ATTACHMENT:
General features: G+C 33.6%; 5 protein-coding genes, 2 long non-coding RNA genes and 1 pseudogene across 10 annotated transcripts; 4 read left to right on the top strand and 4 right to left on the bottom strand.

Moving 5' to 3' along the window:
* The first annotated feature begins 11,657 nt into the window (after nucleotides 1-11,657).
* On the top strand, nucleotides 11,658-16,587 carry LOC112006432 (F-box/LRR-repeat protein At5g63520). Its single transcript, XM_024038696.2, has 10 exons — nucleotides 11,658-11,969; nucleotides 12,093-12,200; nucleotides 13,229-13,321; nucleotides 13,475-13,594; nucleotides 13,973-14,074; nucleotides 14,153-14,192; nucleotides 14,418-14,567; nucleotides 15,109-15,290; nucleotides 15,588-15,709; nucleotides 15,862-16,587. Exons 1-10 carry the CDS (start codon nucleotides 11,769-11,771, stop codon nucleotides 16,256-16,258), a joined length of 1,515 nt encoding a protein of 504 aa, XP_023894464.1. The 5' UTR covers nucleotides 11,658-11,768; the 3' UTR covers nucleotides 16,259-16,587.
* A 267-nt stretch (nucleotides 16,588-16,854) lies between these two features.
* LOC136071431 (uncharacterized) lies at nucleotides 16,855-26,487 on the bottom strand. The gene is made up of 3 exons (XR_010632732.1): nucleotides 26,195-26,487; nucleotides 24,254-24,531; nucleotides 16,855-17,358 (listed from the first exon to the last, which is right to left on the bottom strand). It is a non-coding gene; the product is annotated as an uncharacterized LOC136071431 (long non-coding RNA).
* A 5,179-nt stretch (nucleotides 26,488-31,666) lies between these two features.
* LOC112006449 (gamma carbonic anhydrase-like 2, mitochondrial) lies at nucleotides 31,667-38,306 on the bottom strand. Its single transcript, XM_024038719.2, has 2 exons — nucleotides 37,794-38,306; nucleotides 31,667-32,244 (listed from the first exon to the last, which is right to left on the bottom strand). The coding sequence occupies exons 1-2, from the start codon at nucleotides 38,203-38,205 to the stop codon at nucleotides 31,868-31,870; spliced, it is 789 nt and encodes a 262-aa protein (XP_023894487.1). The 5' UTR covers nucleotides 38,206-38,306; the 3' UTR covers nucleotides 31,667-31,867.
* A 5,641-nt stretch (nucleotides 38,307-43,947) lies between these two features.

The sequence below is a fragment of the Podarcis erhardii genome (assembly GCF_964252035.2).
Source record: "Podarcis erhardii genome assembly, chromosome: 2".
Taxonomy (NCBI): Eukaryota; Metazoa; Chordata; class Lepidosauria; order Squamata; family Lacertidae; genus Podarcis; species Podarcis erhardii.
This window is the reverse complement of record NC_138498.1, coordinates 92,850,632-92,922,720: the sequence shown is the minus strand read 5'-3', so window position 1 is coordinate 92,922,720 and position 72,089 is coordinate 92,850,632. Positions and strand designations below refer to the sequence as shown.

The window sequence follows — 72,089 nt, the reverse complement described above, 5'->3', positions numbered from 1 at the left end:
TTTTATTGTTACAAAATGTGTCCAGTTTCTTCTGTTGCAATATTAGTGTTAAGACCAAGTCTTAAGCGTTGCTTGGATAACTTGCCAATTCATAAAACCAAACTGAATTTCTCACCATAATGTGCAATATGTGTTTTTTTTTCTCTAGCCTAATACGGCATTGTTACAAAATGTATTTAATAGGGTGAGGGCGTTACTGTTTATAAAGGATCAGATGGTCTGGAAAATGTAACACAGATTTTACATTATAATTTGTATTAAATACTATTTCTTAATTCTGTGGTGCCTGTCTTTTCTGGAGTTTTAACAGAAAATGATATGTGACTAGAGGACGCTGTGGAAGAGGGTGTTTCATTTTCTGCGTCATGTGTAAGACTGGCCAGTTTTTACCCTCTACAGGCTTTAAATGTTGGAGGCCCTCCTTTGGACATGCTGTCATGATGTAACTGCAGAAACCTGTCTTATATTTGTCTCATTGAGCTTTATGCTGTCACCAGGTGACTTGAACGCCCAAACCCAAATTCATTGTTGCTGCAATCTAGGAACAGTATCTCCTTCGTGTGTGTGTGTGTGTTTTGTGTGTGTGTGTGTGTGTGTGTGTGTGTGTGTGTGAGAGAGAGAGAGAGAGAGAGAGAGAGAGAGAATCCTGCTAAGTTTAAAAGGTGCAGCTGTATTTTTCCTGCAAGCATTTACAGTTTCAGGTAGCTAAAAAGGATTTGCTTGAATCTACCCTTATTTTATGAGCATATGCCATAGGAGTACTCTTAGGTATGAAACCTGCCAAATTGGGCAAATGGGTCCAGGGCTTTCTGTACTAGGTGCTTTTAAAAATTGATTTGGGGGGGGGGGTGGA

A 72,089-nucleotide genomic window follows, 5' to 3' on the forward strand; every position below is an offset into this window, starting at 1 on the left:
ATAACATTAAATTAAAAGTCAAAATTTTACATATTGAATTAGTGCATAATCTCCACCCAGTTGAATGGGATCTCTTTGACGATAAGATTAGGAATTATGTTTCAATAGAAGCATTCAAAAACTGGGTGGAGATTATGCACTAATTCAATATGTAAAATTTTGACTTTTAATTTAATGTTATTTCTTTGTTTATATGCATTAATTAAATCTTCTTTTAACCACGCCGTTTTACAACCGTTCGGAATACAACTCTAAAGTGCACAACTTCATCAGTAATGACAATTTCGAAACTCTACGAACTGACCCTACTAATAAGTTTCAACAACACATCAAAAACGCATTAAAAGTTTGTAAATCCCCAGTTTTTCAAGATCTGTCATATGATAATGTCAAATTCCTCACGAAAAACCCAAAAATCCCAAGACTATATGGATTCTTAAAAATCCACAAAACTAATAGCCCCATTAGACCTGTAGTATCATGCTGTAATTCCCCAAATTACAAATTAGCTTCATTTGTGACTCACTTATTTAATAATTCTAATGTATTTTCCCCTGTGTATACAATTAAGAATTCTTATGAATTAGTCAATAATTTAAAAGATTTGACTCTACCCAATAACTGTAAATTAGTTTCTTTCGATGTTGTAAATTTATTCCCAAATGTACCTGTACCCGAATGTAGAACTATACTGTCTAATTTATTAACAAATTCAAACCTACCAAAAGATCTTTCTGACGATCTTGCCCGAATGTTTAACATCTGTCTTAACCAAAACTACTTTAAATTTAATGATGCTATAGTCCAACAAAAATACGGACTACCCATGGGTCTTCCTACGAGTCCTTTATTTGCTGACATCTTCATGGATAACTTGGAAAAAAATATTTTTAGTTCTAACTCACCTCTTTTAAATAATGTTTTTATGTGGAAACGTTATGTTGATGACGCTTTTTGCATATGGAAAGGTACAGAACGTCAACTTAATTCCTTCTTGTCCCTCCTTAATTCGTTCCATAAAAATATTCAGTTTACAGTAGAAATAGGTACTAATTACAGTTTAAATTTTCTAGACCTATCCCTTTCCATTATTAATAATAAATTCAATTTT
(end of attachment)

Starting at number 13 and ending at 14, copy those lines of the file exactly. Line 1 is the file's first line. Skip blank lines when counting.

This window is the reverse complement of record NC_138498.1, coordinates 92,850,632-92,922,720: the sequence shown is the minus strand read 5'-3', so window position 1 is coordinate 92,922,720 and position 72,089 is coordinate 92,850,632. Positions and strand designations below refer to the sequence as shown.

The window sequence follows — 72,089 nt, the reverse complement described above, 5'->3', positions numbered from 1 at the left end: